The WomanCare Clinics & Planned Parenthood Collection contains 9 boxes of material related to anti-abortion and pro-choice activist efforts from 1986 to 1997.

This collection primarily documents pickets, rallies, and demonstrations near Sixth Avenue Medical Center/Clinic, Balboa Park, and 5th Avenue Building. The majority of the collection consists of photos, but also includes other various materials (film roll negatives, slides, abortion related pamphlets, feminist reading lists, scrapbooks with photos and newspaper clippings, and documents with legal and security information). These resources are important records that portray the development of the feminist health movement in California from the 1970s to the late 1990s.

After the landmark Roe v. Wade case legalized abortion, Planned Parenthood was one of the key organizations that paved the landscape for the reproductive justice movement during the 1970s and 1980s. Established in 1916, Planned Parenthood was founded to provide women with access to safe health centers and family planning support systems. As more regulations regarding abortion legislation emerged, womancare and feminist health centers faced backlash from anti-choice organizations. Religious and conservative groups attacked womancare clinics and frequently organized demonstrations, rallies, and bombings. Most notably, Planned Parenthood provided women with safe birth control, sex education, and healthcare services.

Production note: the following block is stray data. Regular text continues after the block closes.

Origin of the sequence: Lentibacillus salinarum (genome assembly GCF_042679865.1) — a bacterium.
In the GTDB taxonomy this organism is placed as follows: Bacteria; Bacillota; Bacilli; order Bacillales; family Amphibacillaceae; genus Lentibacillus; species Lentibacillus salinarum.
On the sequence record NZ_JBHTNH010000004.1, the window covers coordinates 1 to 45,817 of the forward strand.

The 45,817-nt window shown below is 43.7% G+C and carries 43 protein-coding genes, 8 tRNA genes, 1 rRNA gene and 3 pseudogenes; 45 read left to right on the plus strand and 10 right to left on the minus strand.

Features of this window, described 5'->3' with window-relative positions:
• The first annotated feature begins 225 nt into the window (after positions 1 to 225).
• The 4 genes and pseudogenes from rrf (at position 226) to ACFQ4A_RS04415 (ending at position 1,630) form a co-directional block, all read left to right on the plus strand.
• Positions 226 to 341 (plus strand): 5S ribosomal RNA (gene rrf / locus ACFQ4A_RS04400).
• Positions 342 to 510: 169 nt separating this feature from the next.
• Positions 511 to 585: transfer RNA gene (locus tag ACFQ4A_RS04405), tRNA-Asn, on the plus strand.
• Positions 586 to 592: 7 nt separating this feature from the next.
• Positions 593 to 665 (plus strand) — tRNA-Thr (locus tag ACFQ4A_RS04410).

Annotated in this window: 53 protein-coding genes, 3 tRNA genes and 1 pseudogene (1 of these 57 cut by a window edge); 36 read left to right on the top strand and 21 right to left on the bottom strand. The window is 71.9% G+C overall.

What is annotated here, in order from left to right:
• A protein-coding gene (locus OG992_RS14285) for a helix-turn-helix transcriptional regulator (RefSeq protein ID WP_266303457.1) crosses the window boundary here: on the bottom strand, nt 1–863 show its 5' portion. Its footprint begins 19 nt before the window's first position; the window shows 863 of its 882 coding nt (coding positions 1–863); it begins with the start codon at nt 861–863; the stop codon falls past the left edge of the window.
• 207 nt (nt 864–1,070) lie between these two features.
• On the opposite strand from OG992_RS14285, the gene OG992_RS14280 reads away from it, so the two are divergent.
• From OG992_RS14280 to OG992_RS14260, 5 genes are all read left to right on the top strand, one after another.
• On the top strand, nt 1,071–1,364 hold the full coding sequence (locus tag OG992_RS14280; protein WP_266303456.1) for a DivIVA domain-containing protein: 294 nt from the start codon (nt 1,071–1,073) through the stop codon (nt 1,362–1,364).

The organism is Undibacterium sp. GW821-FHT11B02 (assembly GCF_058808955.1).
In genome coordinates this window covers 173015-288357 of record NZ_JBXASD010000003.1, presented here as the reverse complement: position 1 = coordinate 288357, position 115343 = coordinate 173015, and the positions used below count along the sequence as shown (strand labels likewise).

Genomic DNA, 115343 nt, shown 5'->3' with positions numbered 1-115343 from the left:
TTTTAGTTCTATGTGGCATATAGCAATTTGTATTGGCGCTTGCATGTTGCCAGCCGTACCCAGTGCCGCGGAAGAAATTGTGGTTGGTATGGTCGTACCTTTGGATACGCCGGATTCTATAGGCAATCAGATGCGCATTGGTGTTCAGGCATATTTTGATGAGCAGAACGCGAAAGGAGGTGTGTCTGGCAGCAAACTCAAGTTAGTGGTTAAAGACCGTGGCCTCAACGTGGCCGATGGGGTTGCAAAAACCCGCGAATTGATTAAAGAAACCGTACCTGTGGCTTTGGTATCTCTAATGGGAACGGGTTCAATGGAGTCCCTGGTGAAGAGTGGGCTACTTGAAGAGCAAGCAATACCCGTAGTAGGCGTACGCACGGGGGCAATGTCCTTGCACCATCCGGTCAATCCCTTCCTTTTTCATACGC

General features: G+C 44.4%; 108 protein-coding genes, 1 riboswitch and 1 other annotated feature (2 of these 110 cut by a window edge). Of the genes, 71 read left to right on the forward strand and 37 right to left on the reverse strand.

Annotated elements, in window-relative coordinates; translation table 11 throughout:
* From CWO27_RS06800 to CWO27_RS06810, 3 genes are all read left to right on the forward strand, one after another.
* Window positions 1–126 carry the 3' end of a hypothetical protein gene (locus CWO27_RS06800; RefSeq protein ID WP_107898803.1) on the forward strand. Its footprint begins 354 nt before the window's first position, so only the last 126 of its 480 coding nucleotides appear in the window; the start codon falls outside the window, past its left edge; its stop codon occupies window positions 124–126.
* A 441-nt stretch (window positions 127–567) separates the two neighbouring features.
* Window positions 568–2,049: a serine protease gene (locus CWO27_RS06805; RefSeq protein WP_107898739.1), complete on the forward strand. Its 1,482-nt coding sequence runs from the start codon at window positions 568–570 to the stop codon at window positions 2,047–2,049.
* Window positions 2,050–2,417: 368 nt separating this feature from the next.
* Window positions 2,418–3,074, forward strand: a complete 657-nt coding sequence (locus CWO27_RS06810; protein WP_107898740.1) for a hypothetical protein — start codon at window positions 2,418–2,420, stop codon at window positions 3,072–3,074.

Moreover, Planned Parenthood, pro-choice groups, and Feminist Women’s Health Centers formed much of the foundation for the pro-choice reproductive justice movement during the 1970s. Abortions could be performed outside hospitals as more outpatient facilities expanded throughout the U.S.

In San Diego, both Planned Parenthood and womancare clinic facilities located in the San Diego and Riverside Counties became major sites for protests, pickets, and demonstrations. In response to the Roe v. Wade decision, both pro-choice and anti-choice organizations fought back against the political reproductive rights debate during 1970s and 1980s. Throughout this period, protesters became frequent sights outside outpatient abortion clinics and womancare facilities. Pro-choice collectives such as the Coalition for Reproductive Choice in San Diego and feminist rights groups including the National Organization for Women (NOW) ran “picket pledge” campaigns. Volunteers would often act as escorts for potential clients trying to enter womancare facilities.